GILBERT, Arizona – Jay Feely has time on his hands, as do many people today at home, praying and hoping the coronavirus pandemic will subside.
So instead of sitting idly while waking up every day to see another alarming number of cases and deaths related to COVID-19, the 14-year-old NFL veteran I thought he would do something about it.
With the help of their son Jace, a junior football player on the Gilbert Christian football team, they are buying meals in restaurants and taking them to the health professionals and first responders who are on the front lines of this battle, thanking them for taking the risk. Your lives.
"The reason we wanted to do this, we were watching (the numbers) sitting at home," said the former Arizona Cardinals player. "Throughout my career, through the greatest blessing of playing in the NFL, I received a platform where I can do something good.
"I was in Haiti. It's relevant to what's going on. I thought, 'What can I do to help?' I saw a story in Washington. It was twofold. You can help the restaurant and the small businesses that are suffering right now. You buy meals from them and, at the same time, take them to the rescuers and thank them for risking their lives. "
On Thursday, he started a fund page called "Food Fighters" asking for donations that would help local restaurants, medical personnel and first responders. The target is $ 10,000. As of Friday, mid-afternoon, almost $ 8,000 was raised.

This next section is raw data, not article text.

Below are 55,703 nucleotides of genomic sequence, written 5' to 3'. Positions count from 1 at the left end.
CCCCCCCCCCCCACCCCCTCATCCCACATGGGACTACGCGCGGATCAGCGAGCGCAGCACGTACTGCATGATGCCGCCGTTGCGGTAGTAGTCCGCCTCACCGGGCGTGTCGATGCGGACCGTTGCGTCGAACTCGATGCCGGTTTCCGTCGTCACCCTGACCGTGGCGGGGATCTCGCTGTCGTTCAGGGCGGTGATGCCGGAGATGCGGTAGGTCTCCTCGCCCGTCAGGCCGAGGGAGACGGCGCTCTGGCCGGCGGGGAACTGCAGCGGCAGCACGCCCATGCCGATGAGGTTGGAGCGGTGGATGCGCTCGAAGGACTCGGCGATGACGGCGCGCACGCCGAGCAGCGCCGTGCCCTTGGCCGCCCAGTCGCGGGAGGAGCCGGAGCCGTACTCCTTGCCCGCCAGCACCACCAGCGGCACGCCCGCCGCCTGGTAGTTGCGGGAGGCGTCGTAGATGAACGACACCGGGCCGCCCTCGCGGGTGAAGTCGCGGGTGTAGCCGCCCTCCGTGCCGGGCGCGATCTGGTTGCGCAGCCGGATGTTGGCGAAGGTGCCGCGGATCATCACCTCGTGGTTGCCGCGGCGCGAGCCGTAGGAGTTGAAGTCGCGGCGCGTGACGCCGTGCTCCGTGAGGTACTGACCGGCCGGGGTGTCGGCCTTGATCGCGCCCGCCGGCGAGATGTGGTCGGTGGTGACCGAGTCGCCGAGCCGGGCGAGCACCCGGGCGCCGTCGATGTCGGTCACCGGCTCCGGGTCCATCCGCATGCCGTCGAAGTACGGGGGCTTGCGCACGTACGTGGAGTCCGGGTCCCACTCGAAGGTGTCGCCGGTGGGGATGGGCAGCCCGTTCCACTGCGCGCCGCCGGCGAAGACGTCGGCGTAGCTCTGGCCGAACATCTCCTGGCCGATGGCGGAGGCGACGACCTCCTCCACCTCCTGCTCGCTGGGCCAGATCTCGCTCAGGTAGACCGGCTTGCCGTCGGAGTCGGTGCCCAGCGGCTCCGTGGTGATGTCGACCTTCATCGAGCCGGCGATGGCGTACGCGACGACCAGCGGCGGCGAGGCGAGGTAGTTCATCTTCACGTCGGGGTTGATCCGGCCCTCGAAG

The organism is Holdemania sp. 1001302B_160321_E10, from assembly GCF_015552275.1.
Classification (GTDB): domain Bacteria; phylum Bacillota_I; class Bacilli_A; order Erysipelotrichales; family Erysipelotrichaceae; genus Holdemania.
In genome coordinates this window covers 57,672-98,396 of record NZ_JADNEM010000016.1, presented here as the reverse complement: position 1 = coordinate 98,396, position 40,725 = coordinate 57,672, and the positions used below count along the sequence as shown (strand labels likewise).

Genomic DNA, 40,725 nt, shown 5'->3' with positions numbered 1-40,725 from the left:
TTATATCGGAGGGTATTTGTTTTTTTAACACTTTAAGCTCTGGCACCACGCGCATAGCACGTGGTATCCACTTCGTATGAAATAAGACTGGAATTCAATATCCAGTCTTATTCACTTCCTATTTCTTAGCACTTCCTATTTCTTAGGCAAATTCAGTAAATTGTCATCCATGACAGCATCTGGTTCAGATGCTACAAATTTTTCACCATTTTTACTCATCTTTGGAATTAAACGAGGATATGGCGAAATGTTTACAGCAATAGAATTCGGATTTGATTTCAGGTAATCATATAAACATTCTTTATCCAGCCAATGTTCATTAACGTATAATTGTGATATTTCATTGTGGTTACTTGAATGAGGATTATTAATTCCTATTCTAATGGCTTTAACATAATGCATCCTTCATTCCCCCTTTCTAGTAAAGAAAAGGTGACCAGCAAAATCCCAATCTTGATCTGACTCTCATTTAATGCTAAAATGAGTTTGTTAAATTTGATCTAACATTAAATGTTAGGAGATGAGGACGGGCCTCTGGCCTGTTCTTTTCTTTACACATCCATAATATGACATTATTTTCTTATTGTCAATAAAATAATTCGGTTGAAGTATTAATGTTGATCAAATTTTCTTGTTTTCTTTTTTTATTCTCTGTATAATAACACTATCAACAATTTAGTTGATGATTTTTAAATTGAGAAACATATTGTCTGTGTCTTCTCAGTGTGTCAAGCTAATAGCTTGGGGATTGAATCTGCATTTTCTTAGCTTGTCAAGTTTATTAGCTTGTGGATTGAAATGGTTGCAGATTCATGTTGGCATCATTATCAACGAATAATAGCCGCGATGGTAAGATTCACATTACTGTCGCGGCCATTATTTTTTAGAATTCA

Former Cardinals quarterback Kurt Warner contributed $ 1,000 to the cause, as did Jay Feely himself.
"Honestly, I hope we do 10 times that goal," said Feely.
Feely, who was named by the Arizona Republic as the coach of the year in women's football after taking Gilbert Christian to the state title, said he and his son are delivering meals.
They wear masks and gloves to keep themselves safe, but the reward is to see how thankful and generous everyone is.
"It gives me another view of what other people are doing," said Jace. "I'm just doing school online. These people are struggling to keep their restaurants open and others are fighting for other people to keep them alive."
No high school online class teaches this.
This may be the best education that Jace is receiving during this health crisis.
"It's good to get out of yourself," said Jay. "People are losing family members, people you love. The impact this is having on families. This is forcing them to spend more time, to go out and talk and play. It's probably something we need more in society , than just running in tatters. with all kinds of events that don't really matter at the end of the day ".
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